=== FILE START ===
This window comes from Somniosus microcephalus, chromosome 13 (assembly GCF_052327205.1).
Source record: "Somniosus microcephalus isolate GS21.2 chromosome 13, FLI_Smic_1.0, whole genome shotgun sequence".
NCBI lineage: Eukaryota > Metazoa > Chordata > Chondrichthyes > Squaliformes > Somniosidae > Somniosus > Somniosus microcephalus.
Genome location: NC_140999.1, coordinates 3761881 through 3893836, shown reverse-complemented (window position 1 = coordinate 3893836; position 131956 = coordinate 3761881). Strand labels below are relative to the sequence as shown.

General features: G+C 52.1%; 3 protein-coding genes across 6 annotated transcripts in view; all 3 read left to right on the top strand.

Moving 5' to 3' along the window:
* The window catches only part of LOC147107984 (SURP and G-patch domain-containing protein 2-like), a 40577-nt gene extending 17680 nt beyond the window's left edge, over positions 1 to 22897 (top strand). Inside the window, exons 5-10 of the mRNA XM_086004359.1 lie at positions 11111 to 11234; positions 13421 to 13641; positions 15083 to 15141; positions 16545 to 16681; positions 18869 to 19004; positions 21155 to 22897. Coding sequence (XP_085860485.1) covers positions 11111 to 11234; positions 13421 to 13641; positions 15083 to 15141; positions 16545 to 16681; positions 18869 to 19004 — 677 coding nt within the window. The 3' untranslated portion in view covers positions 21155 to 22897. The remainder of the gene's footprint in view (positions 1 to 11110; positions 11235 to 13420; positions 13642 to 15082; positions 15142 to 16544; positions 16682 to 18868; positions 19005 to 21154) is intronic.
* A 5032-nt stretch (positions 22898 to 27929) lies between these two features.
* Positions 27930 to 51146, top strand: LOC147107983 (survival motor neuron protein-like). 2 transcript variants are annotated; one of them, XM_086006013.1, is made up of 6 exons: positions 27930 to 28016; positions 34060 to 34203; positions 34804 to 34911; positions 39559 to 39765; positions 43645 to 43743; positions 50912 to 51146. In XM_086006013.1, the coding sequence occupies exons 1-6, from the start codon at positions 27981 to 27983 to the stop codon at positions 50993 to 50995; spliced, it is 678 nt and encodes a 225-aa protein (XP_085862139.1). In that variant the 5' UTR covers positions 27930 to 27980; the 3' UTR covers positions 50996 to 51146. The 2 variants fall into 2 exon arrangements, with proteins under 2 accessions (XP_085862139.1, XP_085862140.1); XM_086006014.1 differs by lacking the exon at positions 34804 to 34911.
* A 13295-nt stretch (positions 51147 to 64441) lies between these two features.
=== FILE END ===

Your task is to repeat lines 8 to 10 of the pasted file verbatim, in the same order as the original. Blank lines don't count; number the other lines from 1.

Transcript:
* A 5032-nt stretch (positions 22898 to 27929) lies between these two features.
* Positions 27930 to 51146, top strand: LOC147107983 (survival motor neuron protein-like). 2 transcript variants are annotated; one of them, XM_086006013.1, is made up of 6 exons: positions 27930 to 28016; positions 34060 to 34203; positions 34804 to 34911; positions 39559 to 39765; positions 43645 to 43743; positions 50912 to 51146. In XM_086006013.1, the coding sequence occupies exons 1-6, from the start codon at positions 27981 to 27983 to the stop codon at positions 50993 to 50995; spliced, it is 678 nt and encodes a 225-aa protein (XP_085862139.1). In that variant the 5' UTR covers positions 27930 to 27980; the 3' UTR covers positions 50996 to 51146. The 2 variants fall into 2 exon arrangements, with proteins under 2 accessions (XP_085862139.1, XP_085862140.1); XM_086006014.1 differs by lacking the exon at positions 34804 to 34911.
* A 13295-nt stretch (positions 51147 to 64441) lies between these two features.